Observations at IBJJF Masters: Part 2

Observations at IBJJF Masters: Part 2

In Part 1 of this piece, I talked about my first observation being that of the absolute importance of sound white-belt techniques. Most of the matches I observed at 'Masters were that of the black-belt competition. And even at this high level, it was the basics that were the pathway to victory or the lack of solid basics that were the pathway to defeat.

The second observation I would note at this event was that of the lack of strategy and technique in the area of takedowns.  What I saw mostly was immediate grips on the gi and a long stalemate.  Also, I noticed that almost nobody was interested in shooting a double-leg or single-leg takedown.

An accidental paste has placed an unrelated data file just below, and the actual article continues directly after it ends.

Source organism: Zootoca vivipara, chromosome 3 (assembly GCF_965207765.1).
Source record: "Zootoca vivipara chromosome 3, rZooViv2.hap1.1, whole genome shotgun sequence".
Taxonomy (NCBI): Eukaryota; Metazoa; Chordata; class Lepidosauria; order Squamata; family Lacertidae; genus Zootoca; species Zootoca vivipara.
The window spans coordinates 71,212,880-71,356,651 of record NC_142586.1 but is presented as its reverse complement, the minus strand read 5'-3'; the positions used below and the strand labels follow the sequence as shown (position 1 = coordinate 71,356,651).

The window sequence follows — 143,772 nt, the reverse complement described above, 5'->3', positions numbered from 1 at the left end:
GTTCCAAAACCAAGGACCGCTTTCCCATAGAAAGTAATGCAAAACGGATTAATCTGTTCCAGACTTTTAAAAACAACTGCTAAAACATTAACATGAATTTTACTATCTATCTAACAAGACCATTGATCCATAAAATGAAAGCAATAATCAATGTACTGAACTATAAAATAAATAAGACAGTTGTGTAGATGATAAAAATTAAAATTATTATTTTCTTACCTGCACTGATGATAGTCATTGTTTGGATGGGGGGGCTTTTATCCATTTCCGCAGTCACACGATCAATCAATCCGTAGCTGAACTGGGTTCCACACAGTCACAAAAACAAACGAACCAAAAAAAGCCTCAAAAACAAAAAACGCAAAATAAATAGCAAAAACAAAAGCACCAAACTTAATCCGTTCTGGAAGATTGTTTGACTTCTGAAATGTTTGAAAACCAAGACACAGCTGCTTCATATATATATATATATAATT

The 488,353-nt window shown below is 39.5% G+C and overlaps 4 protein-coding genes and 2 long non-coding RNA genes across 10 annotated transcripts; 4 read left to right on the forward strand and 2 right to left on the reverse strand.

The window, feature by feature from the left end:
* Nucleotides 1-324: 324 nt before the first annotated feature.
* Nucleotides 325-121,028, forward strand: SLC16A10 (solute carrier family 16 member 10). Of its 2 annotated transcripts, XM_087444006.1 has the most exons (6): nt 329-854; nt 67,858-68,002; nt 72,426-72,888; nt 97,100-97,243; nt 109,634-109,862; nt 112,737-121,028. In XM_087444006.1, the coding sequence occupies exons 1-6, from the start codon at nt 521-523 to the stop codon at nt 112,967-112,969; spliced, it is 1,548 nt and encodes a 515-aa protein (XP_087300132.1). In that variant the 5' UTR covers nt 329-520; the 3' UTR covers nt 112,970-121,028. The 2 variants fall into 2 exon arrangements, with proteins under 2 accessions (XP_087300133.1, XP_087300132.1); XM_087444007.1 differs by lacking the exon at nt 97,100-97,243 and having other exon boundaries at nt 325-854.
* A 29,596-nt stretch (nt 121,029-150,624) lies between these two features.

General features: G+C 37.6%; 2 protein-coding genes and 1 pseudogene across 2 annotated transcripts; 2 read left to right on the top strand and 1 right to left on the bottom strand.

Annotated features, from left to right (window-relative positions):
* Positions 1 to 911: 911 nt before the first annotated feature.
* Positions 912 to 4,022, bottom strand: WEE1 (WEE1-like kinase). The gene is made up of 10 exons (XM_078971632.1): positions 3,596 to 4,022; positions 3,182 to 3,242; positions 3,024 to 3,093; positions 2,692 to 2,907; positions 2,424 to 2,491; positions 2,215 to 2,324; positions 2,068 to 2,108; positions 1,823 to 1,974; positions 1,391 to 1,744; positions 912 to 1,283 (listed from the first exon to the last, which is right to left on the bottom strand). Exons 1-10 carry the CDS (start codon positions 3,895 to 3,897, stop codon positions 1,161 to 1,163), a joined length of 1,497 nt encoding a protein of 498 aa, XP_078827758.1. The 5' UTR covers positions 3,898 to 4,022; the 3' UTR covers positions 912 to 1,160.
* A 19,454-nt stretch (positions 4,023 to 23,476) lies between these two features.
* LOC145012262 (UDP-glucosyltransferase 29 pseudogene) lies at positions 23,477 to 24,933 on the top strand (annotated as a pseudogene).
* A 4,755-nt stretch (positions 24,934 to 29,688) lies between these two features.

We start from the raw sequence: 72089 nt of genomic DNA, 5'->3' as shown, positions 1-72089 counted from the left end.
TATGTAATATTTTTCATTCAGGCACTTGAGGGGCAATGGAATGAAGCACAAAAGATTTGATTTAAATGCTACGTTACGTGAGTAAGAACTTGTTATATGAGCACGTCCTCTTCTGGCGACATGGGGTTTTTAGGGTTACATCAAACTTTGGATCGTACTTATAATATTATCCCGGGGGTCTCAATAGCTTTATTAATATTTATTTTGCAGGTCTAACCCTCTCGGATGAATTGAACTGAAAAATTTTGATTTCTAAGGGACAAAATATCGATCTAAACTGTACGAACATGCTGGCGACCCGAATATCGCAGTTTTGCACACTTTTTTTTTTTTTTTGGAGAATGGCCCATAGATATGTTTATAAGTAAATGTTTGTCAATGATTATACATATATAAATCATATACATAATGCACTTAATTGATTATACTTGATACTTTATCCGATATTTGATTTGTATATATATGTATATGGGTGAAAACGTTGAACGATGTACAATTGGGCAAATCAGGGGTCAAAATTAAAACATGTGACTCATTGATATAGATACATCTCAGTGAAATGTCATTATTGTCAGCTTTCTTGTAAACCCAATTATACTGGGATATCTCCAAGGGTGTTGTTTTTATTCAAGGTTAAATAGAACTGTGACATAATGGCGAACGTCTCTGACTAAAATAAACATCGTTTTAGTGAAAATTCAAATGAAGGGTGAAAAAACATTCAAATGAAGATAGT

Some competitors believe pulling-guard is their best strategy and some are very good at establishing guard and then acquiring a subsequent sweep or even an attack. But the overwhelming number of matches was that where the person who established the takedown, especially the first takedown, was the person who came out victorious.

This drove home in my mind the absolute importance and critical nature of good basic takedown technique. Every fight starts on the feet. Drilling footwork, a solid posture of head up and hips in, proper head position, proper angles, set-ups, and efficiency in motion are all of the huge importance today and always will be.

To increase your odds of success on the mat or on the street one must have a confident and competent game of getting the fight to the ground. That means more focused time and study on takedowns. Do you spend enough time growing your takedown game?



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